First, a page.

“Jackson County taxpayers should not have to pay for his (Fein) negligent and corrupt actions,” Ford stated in the email. “Residence (sic) of Tyler Creek Road should not live in fear that an elected county official is going to retaliate against them should they report him for his abuses.”
County records show Fein bought the 7-acre property on Tyler Creek Road Nov. 22, 2021, for $60,000 and sold it for $210,000 to Clint Combes on May 12, 2022. Fein said he’d been preparing the property to build a house, but decided to sell it after the situation with Ford became more hostile.
Much of the work on the property related to the alleged code violations occurred in November and December 2021.
At the time, Ford said, he and his partner worried that Fein was preparing the property for a hemp or cannabis grow.
According to Oregon records, Fein is listed as the main contact for Baldy Basin Agriculture Science, a hemp-growing operation with an address of 600 Tyler Creek Road, which is Fein’s address. Combes’ hemp-growing license was listed as inactive.
But after the road washout on Dec. 28, 2022, and further investigation, the county’s position shifted.
Alicia Brown, division manager for code enforcement, sent Steve Lambert, Jackson County Roads director, an email Dec. 29, 2022, indicating she’d received photos and complaints from “multiple parties” about the Tyler Creek Road washout.
After code officers reviewed the damage, she stated in the email, “So far the evidence we have looks to be of value.”
She stated that if her department could adjudicate the violations, it would be possible to reimburse Jackson County Roads for the work done through the enforcement process.
Brown told Lambert that Fein had been calling her office about the issue.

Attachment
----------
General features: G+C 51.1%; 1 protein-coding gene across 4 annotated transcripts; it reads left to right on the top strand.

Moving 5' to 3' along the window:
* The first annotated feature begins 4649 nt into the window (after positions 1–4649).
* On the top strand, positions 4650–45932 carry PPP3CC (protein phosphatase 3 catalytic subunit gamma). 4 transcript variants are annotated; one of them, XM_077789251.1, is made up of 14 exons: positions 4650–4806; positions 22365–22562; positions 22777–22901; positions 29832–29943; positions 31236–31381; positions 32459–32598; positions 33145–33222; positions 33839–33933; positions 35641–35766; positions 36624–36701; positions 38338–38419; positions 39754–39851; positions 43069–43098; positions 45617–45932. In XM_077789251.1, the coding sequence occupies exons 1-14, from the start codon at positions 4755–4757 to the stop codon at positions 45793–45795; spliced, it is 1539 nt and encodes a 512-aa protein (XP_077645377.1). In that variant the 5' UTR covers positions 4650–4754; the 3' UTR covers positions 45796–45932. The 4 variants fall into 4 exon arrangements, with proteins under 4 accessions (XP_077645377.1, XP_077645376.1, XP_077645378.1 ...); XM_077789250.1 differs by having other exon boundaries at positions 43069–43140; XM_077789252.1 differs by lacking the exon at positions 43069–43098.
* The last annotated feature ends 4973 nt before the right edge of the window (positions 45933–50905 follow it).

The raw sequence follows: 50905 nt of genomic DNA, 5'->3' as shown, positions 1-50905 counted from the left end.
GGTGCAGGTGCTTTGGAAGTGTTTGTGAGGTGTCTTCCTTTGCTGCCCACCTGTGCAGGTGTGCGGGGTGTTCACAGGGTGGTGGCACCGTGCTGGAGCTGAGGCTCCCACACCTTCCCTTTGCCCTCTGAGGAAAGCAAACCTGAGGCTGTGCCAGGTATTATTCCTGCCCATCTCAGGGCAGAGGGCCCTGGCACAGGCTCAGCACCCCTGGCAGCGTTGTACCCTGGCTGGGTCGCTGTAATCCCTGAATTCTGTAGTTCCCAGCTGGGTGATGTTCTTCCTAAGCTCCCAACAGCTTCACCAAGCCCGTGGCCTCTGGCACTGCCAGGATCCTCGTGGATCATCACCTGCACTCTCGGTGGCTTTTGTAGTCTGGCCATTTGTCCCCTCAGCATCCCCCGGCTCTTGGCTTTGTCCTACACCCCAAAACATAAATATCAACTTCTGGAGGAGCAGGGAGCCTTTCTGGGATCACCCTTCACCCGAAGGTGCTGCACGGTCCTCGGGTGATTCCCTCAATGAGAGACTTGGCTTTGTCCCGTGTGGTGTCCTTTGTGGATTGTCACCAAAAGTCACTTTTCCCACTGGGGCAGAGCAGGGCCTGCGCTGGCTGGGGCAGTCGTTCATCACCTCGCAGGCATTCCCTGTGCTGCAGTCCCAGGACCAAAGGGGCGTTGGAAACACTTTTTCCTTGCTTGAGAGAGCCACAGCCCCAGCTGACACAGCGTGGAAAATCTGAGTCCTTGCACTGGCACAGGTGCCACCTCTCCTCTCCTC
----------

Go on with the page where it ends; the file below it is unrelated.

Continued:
Fein, in a series of emails over the past four months, pleaded with various county officials that he was not responsible for the Tyler Creek property because he owned it for only six months.
On Feb. 14, Fein sent an email to Ted Zuk, Jackson County Development Services director: “… I received 9 citations in my name 8 months after selling the land all based on the word of a hater neighbor Scott Ford of 1188 Tyler Creek. In my humble opinion the county is (sic) the middle of a neighbor war started by (Scott) Ford and (Pat Murphy) Garfas of 1188 Tyler Creek who do not want a home across from them.”
Zuk, in a Feb. 17 email, told Fein he wanted practical remedies to correct the violations.
“Nowhere in your email do I see a response as to remedying the violations,” Zuk stated.
Zuk told Fein that he should plead the merits of his case before the hearings officer and not with him.
On Dec. 28, 2022, Lambert, the Jackson County Roads director, sent an email to five county officials indicating that concerns were being raised internally about Fein.
“FYI … I notified (County Administrator) Danny (Jordan) about this yesterday, as neighbors up there were blaming Scott (Fein) for the issues and throwing his name around with our staff. … Didn’t want Danny getting blindsided by the media if they picked it up, as it involved a local elected official.”
“Please make sure our department stays far clear of getting involved in this dispute any more than we need to … and please share with your staff,” Lambert added.
In an interview with the Rogue Valley Times, Fein said the Jackson County Code Enforcement allegations are the result of “technical errors” by Brown, the code enforcement division manager, and he accused Brown and Lambert of “collusion.”
“This is not good for the organization,” Fein said. “It’s going to make a lot of people at the county look bad.”
He said, “One thing this highlights: untrained code enforcement staff is rapidly increasing the number of complaints in this county.”
Fein has also complained to code enforcement about Ford and Garfas, claiming that gasoline tanks on Ford’s property were leaking and that a building didn’t have the right permit.
“Mr. Ford is dealing with a bunch of code complaints that I sent in,” Fein said.
“He is doing nothing but harassing us and filing all these unfounded complaints,” said Ford. “He was trying to nitpick and find things out about us.”
Reach freelance writer Damian Mann at firstname.lastname@example.org. This story first appeared in the Rogue Valley Times.